As impressive as those numbers are, they are indicators of an underachieving part of the regional economy, in Ranjit’s view. “Certainly, the Asean exchanges’ current collective size at 3 percent of global market capitalization does not wholly reflect the region’s economic clout and future growth prospects,” Ranjit said. “[This] further underscores the scope for further progress and gains.”
Some of the improvements achieved so far, according to Ranjit, include harmonized disclosure and reporting standards for securities, which is intended to facilitate cross-border capital raising; more efficient approval processes for secondary listings in other Asean markets (although not all of the 10 Asean members have implemented these); and the beginnings of a market connectivity structure called the Asean Trading Link, which is intended to facilitate the ultimate goal of providing a virtual single market for issuers and investors.
A key initiative is to “elevate the profile of Asean as an asset class,” as Ranjit put it, which envisions the creation of securities traded at the regional rather than domestic level. According to the ACMF chairman, recent achievements such as “allowing providers of collective investment schemes such as unit trust funds to offer their products across the region, and identifying major regional companies through avenues such as the Asean Corporate Governance Scorecard” are steps that have been accomplished so far.
Some key obstacles remain
In reviewing various assessments of the capital market integration plan and results, the challenges faced by the initiative fall into two broad categories. First, there are the institutional differences among the 10 individual Asean members, which is the current worry for ACMF chairman Ranjit. Areas that still need work include rationalizing divergent domestic policies on account liberalization, improving protections for investors, and coming to terms with conflicting withholding tax structures.
“However,” Ranjit diplomatically explained, “As these reforms do not always fall within the direct remit of ACMF members, they will be pursued through the various avenues for cooperation available under the Asean institutional structure.”
The second problem is more fundamental. Asean capital markets are almost universally regarded as being small, offering a limited range of products and services, and generally illiquid; as a consequence, said Satoshi Shimizu, senior economist for the Japan Research Institute’s Center for Pacific Business Studies (and no relation to the Japanese boxer of the same name), the markets remain highly vulnerable to external shocks.
Ironically, explained Satoshi, “this situation has been responsible for the continuing existence of restrictions on capital transactions, which have impeded progress toward regional financial integration. That is why regional financial integration has moved forward more slowly than integration at the real economic level,” the imbalance that also concerns the ACMF’s Ranjit.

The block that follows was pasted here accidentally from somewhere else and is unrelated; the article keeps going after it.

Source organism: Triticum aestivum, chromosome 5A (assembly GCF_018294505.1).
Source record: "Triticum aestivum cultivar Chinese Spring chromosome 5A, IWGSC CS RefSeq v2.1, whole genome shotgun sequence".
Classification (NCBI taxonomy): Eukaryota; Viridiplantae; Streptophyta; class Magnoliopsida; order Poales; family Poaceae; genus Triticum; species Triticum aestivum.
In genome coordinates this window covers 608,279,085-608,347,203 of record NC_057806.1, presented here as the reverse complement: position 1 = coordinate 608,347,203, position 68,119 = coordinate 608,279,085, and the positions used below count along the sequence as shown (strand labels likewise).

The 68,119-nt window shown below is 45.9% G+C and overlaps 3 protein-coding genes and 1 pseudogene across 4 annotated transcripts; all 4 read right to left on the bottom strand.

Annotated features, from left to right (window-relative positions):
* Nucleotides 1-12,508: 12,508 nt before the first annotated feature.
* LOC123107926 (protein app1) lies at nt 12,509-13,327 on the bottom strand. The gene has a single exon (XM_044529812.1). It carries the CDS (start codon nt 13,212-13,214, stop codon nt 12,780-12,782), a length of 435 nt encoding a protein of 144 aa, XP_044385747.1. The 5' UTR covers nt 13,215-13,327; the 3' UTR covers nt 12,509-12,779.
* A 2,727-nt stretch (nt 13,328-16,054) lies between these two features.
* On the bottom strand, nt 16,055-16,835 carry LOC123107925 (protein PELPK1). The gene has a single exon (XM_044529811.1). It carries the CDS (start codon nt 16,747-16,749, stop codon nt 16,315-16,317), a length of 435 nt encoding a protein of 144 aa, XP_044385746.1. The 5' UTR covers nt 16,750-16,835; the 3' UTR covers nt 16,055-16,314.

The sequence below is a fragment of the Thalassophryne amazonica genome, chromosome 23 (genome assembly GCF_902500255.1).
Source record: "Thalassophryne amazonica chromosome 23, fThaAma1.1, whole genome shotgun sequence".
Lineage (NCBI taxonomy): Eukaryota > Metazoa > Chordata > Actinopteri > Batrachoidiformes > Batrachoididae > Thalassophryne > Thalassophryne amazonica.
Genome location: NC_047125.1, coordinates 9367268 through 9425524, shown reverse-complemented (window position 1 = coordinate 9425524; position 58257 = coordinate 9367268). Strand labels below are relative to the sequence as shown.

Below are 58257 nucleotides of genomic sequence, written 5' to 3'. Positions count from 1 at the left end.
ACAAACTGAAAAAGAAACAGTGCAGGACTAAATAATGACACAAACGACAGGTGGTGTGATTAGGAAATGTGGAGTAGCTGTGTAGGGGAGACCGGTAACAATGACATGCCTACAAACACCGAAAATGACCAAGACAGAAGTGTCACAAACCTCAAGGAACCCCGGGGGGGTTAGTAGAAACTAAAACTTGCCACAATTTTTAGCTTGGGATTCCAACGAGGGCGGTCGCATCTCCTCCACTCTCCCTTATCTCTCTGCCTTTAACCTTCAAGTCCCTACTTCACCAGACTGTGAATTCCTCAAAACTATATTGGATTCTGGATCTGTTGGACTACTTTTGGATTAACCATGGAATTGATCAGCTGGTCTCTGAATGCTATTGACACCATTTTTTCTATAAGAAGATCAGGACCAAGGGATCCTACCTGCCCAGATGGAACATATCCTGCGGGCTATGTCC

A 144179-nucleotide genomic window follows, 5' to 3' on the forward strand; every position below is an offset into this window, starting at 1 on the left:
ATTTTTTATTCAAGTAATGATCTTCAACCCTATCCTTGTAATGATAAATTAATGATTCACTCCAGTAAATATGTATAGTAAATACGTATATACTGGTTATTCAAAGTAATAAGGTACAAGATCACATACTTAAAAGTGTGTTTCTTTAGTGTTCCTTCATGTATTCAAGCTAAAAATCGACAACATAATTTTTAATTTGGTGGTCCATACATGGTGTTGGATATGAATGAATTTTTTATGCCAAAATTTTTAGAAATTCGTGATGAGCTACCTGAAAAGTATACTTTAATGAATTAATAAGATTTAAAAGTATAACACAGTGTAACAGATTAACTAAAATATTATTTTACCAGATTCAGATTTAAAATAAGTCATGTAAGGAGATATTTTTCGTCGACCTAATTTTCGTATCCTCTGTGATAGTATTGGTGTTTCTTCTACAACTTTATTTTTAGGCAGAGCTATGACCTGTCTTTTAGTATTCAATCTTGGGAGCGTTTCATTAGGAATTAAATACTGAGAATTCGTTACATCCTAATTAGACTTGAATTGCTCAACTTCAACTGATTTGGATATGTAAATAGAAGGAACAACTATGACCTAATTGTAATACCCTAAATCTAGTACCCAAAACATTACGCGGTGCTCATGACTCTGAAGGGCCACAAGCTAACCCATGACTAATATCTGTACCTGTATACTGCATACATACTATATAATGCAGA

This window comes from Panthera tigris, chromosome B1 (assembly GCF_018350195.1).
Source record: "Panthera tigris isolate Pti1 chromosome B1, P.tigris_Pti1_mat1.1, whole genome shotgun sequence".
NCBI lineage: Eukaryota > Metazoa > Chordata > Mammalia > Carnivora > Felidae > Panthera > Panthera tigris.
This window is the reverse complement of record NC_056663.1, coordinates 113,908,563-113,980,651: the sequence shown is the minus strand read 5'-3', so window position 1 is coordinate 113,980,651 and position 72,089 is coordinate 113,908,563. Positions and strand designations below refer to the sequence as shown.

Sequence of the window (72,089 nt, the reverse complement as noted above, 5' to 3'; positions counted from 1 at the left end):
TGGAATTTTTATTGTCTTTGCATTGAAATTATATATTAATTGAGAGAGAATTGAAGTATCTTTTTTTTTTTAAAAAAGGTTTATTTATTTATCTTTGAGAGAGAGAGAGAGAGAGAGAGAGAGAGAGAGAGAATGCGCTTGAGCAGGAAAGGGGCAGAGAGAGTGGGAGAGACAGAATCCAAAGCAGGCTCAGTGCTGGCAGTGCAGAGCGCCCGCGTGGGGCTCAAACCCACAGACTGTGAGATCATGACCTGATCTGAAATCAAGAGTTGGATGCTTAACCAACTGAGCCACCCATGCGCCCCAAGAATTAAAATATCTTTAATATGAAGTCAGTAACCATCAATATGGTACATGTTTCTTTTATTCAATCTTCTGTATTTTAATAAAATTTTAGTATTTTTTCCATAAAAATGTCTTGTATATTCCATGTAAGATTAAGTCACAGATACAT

In other words, the capital restrictions meant to protect small, vulnerable markets are precisely what is keeping them small and vulnerable, by preventing them from leveraging the formidable collective strength of the region. Underutilization of the bond and equities markets will eventually impact the wider economy as other financial channels, primarily bank lending, approaches a saturation point.
In a real sense, there is resignation even in Ranjit’s optimistic view that other parts of “the Asean institutional structure” will find ways to lower the barriers—the message, whether intended or not, seems to be that the ACMF has done what it could, and that further progress toward market integration lies in the hands of individual countries.
That state of affairs, while unwelcome from a regional perspective, could present some opportunities for domestic markets like the Philippines. Development of the local stock and bond markets has accelerated in the past year as AEC 2015 has drawn closer; that very well may have, in the view of local market executives, provide a window of opportunity for ‘new and improved’ Philippine markets to gain market share over lagging regional competitors.
But according to those same officials, the Philippines’ equities and securities markets are still critically underdeveloped, leading to some evident anxiety among market stakeholders. In part two of this special report, the state of development in local markets in relation to the capital markets integration effort and regional competition will be examined.